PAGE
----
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Showing posts from December, 2009

from 'Zones of Assault' by Ranjit Hoskote

  Zones of Assault by Ranjit Hoskote (born in Bombay, in 1969), his first book of poems, was published in 1991. From the book's back cover: This is also, at one level, a poetry of landscape, of battleground, foodplains and mountains. The vitiated coast of and near Bombay (where the poet lives) and a Central Asian terrains - inherited from Hoskote's ancestral past, which is Kashmiri - play a significant role in some poems. Reviewing Zones of Assault , in 1991 for India Today , Agha Shahid Ali , a poet who often traced his Kashmiri ancestry in his work, wrote: "Hoskote wants to discover language, as one would a new chemical in a laboratory experiment. This sense of linguistic play, usually missing from subcontinental poetry in English, is abundant in Hoskote’s work." -0- Two Women in Midsummer Two women in midsummer Sharing their loss In traditional white. Walls, their bricks baked brown, Relieved now and then By pictures fading into cool green remembr

Indira's Emergency and India's Film

Societies prefer to learn from their failures rather than from successes. As the rise and fall of Indira Gandhi recedes into India's past, the true lessons of her rule are apt to be forgotten and people are likely to discover in her the various aspects of their own rejected selves, thus mythologizing the entire experience of her rule as the battle between the good and the evil, the progressive and the regressive, and the hard and the soft. - Ashis Nandy in his book 'At the Edge of Psychology: Essays in Politics and Culture' (1980) starting off the essay 'Indira Gandhi and the culture of Indian Politics' Nobody is more into the business of mythologizing in India than its film Industry. And yet. If we think about Films, Emergency years and Indira Politics, name of films like Gulzar's Aandhi (1975) and Sudhir Misra's Hazaaron Khwaishein Aisi (2005) come to mind. Most often, that's about it. And both these films in pure terms are not actually about p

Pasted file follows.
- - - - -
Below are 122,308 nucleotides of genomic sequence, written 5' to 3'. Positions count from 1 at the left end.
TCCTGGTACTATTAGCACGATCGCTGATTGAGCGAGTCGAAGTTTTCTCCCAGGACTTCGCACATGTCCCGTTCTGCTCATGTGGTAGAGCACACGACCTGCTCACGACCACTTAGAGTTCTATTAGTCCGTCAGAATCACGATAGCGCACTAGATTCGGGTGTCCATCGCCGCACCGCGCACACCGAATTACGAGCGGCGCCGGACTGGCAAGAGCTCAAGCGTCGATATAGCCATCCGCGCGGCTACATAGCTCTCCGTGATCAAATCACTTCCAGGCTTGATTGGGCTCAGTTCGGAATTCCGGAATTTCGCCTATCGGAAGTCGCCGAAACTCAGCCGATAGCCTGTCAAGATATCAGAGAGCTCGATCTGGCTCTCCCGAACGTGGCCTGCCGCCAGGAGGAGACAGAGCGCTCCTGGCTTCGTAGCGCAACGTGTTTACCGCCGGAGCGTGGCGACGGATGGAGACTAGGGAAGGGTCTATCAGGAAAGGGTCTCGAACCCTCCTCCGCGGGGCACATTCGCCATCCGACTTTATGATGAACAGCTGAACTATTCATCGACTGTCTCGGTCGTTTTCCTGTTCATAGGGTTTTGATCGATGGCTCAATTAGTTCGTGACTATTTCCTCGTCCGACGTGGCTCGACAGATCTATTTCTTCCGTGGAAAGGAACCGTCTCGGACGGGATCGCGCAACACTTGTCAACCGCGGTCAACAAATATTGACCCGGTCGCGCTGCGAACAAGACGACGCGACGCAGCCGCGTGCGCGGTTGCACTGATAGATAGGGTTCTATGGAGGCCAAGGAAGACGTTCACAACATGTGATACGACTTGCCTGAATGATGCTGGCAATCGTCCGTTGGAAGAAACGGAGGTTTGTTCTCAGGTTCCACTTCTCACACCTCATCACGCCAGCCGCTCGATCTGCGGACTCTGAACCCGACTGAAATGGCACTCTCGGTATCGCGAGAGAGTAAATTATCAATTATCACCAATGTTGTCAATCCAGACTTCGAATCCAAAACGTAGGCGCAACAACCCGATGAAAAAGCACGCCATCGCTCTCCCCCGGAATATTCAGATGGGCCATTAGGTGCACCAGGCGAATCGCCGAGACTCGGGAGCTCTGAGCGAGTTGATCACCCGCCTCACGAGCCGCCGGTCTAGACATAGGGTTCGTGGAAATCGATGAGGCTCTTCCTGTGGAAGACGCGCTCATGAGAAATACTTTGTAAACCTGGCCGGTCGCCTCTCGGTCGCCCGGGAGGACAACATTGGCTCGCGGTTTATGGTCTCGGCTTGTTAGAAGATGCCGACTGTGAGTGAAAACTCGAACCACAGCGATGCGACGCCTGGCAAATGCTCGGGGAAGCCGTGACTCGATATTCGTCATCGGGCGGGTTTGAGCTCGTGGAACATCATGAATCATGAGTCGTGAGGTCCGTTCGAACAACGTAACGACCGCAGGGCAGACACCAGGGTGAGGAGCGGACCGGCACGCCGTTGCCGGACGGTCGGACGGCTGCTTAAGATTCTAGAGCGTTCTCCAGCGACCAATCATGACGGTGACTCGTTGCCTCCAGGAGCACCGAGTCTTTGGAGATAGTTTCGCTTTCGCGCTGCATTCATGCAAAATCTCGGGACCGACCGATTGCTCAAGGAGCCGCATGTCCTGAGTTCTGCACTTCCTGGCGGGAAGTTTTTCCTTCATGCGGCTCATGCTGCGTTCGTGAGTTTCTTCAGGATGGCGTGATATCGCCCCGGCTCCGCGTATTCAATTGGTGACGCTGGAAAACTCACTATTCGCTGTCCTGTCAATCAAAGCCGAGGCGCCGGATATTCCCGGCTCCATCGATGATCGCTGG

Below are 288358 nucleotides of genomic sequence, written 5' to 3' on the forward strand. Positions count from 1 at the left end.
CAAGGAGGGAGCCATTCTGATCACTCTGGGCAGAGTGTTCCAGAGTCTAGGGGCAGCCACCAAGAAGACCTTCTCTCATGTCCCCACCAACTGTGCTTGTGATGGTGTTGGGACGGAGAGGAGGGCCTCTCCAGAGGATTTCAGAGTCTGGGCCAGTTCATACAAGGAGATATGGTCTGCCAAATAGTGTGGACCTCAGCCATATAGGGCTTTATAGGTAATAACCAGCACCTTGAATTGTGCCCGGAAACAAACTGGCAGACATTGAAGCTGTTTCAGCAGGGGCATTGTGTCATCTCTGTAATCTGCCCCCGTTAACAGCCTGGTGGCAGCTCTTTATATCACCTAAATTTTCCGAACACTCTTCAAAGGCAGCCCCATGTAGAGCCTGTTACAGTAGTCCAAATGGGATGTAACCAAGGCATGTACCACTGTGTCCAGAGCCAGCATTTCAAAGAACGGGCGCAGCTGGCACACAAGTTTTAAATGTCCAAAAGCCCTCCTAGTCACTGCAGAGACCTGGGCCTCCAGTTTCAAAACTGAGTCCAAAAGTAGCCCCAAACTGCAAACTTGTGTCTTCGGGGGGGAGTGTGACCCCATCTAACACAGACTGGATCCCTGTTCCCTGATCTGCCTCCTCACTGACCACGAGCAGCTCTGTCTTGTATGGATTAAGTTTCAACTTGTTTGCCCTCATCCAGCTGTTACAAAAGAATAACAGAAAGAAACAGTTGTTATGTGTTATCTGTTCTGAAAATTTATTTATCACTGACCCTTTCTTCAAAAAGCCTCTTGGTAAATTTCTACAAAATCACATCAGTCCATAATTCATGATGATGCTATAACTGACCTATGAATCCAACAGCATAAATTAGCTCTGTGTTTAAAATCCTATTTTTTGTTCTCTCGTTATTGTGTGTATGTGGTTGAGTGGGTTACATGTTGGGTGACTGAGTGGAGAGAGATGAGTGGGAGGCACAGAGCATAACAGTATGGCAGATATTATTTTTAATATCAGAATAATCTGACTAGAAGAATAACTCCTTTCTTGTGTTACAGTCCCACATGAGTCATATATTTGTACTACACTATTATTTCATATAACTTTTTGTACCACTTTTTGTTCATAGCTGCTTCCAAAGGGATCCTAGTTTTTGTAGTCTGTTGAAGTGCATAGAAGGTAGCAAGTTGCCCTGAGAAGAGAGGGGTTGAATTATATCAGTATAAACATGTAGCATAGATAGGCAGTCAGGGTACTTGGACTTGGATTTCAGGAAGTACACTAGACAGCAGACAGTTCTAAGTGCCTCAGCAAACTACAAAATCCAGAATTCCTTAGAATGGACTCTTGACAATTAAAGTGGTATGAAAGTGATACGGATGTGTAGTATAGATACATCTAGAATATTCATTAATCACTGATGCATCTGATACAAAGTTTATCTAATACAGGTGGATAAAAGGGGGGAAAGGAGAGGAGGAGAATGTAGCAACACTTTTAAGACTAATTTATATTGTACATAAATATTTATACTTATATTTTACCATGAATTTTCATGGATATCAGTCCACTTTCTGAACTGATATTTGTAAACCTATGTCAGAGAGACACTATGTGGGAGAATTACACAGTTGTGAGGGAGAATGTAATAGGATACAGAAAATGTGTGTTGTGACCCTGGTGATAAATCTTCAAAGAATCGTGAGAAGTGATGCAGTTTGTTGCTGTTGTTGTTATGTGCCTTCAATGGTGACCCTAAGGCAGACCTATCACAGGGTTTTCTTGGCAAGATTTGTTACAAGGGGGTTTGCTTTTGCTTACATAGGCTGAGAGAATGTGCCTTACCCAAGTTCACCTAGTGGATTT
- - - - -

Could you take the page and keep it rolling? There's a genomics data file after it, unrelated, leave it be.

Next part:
Dr Kotnis, Amar in China

A poster of V. Shantaram's film 'Dr Kotnis Ki Amar Kahani' published in year 1946 in Telugu film journal Roopavani. Found it in the archives of Centre for the Study of Culture and Society. Dwarkanath Kotnis, the Indian doctor who treated Chinese soldiers during the Sino-Japan war of 1938 and won the heart of Mao Zedong has been chosen in national poll in China as one of the top ten foreigners who made “exceptional contributions to the country in the past 100 years." The Internet poll organized by the China Radio International has the stamp of official approval as Jia Qinglin, chairman of the Chinese People's Political Consultative Conference National Committee, took a direct interest in it. ( more at Times of India dated 11 Dec, 2009)

Weird News from 1997

I guess its customary for Newspapers to come out with these silly things at the end of the year. The following cutting is from Hindustan Times dated December 20, 1997. The odd thing is that the article didn't mention how gorilla became a cop. I wanted to know.

Star Plus wallay Sai Baba, Laser wallay Maidan May

Came across this curious flyer recently. Television. Actors. Godmen. Lasers. Too good.

Shooting with eyes shut

I wanted to laugh. At any given moment there are enough people who believe a country out to be run like a mob.We have a mob.  P. Chidambaram earlier represented Enron as a senior lawyer in India. (That should be enough. Still.) And at one time he was also one of the non-executive directors of British mining conglomerate ‘ Vedanta Resources ’ where he helped it in getting listed at LSE. And Chidambaram represented it in the Mumbai High Court until 2003, quitting because he became the finance Minister of India .   Vedanta's Bihar born 'Millionaire but only matriculate pass' owner now lives in Europe ( Arundhati Roy gave the address as : 'London in a mansion that once belonged to the Shah of Iran') and is believed to be very smart: "Anil Agarwal, Vedanta’s chief executive, who founded Sterlite in 1976, caused further controversy last year [2002] when he attempted to delist Sterlite in Bombay. At the time, Mr Agarwal owned 80 per cent of Sterlite’s shares and